The three lakes that are so central to the fauna are ideal spots for birdspotting. Snipe, coots, grebes, black-tailed godwits, sandpipers, cotton teal and large egrets can sometimes be seen hitching a ride on the backs of half-submerged sambar deer; picking ticks off their backs.
Grassland and scrub birds like quail and partridge scurry away from vehicles as they traverse muddy forest tracts and shrikes can be seen sitting on tall grass stalks waiting to catch flying insects.
Nests of raptors such as blackwinged kites, Bonelli's eagles and crested serpent eagles can be spotted in tall trees, which also serve as excellent lookout posts from where these 'tigers of the sky' are able to survey their aerial kingdom.
Birds recognise no physical boundaries and visit villages on the fringes of the park, which make for excellent birding spots in the hours between the morning and evening forest rounds (11 am to 2.30 pm).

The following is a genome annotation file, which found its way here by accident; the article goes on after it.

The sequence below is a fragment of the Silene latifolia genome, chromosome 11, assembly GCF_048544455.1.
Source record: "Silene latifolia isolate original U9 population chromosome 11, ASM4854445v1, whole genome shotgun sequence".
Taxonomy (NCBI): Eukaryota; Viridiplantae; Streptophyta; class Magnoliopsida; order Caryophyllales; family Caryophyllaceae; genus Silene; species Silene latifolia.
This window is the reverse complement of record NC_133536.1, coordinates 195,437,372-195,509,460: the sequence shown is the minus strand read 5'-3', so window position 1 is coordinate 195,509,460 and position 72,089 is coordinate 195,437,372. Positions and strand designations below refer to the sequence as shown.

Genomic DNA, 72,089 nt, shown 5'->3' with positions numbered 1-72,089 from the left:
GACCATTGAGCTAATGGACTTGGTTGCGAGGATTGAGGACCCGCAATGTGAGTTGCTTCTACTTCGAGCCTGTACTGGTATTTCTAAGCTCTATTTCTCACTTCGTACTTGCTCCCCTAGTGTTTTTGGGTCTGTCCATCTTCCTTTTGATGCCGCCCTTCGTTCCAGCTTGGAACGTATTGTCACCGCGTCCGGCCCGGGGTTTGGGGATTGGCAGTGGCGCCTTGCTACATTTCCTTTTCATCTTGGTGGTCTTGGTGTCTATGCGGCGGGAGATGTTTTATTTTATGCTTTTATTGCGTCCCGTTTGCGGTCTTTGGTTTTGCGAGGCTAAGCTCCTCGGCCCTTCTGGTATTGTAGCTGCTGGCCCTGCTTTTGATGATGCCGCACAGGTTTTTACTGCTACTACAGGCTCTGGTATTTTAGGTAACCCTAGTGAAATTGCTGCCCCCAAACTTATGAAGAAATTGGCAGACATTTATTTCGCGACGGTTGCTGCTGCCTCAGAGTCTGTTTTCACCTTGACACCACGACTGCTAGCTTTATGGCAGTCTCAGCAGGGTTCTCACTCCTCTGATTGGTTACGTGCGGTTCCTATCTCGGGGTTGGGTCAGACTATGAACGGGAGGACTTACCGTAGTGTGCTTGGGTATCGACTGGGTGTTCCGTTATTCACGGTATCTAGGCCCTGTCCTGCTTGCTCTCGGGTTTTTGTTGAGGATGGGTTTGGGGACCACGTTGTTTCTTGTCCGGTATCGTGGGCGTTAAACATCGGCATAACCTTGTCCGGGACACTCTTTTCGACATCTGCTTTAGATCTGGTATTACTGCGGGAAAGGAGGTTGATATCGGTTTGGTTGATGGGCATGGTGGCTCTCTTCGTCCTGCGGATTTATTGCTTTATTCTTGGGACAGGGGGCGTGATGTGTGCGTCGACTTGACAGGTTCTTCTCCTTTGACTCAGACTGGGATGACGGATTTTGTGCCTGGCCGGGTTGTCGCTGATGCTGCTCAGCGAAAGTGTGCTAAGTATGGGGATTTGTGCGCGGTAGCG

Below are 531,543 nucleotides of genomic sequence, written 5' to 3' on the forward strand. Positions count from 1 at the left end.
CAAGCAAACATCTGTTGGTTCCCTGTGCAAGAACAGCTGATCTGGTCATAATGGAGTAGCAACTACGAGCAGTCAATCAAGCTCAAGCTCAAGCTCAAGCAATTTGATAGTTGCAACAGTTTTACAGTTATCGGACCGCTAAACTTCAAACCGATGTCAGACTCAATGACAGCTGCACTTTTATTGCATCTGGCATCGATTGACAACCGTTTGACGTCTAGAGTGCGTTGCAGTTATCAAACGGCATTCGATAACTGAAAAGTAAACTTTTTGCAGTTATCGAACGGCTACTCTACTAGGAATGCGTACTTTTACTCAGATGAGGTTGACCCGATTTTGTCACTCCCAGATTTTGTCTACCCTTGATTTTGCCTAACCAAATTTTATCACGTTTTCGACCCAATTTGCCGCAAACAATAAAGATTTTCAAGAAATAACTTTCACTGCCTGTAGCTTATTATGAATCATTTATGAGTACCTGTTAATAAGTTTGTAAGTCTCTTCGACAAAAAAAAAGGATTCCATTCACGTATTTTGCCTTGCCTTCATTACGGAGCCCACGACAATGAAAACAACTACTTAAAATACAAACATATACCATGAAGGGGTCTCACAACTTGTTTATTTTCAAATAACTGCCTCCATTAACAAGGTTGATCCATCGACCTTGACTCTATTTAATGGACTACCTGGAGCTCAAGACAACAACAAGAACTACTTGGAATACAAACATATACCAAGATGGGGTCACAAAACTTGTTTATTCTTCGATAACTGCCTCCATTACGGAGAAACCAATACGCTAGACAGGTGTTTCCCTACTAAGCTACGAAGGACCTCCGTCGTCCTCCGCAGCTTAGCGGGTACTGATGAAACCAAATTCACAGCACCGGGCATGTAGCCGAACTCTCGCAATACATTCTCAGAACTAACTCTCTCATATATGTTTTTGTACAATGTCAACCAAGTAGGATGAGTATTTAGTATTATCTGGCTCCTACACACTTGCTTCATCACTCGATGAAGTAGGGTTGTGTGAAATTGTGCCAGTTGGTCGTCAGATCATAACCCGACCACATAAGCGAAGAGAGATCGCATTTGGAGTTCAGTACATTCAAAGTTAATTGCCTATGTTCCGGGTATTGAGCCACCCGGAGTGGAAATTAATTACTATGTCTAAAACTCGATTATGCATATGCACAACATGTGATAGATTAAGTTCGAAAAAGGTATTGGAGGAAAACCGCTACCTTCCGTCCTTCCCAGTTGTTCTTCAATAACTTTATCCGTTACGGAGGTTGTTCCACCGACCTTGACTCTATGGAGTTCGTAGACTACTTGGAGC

Located in Rajasthan, Ranthambhore is linked by rail via Sawai Madhopur, 350 Kms ( 05 hrs) from Delhi, and 170 kms (02 hrs) from Bharatpur. The park entrance is 10 Kms from the rail station. It is also linked by road to Bharatpur, Jaipur & Delhi.
The best time to visit is from October to March. No walking is permitted within the park. Open jeeps and trucks are the means of transportation for viewing animals and birding.
Varied accommodation is available. Click here for more information
Located astride the Chambal River, this sanctuary, once the abode of gangs of dacoits comprises ravines and river spread over three states - Rajasthan, Madhya Pradesh and Uttar Pradesh. This sanctuary is famous for the rare Gangetic dolphin, Indian Mugger, gharial, turtles, and 225 species of birds. It is one of the best places to see the Indian Skimmer.
In a 3 hrs boat trip you can see perhaps some 40 species of birds, among them flamingos, Indian Skimmers resting on a sand bank, an Asian Openbill, Wooly-necked Stork, Eurasian Spoonbill, Whiskered and Black-bellied Tern, Ruddy and Common Shelduck, some Calidris, Tringa, Limosa, and Charadrius wading birds, Brown-headed Gull, Bar-headed Goose, Lesser Whistling Goose, teals and ducks, White-breasted and Pied Kingfisher, Shikras and a Brahminy Kite.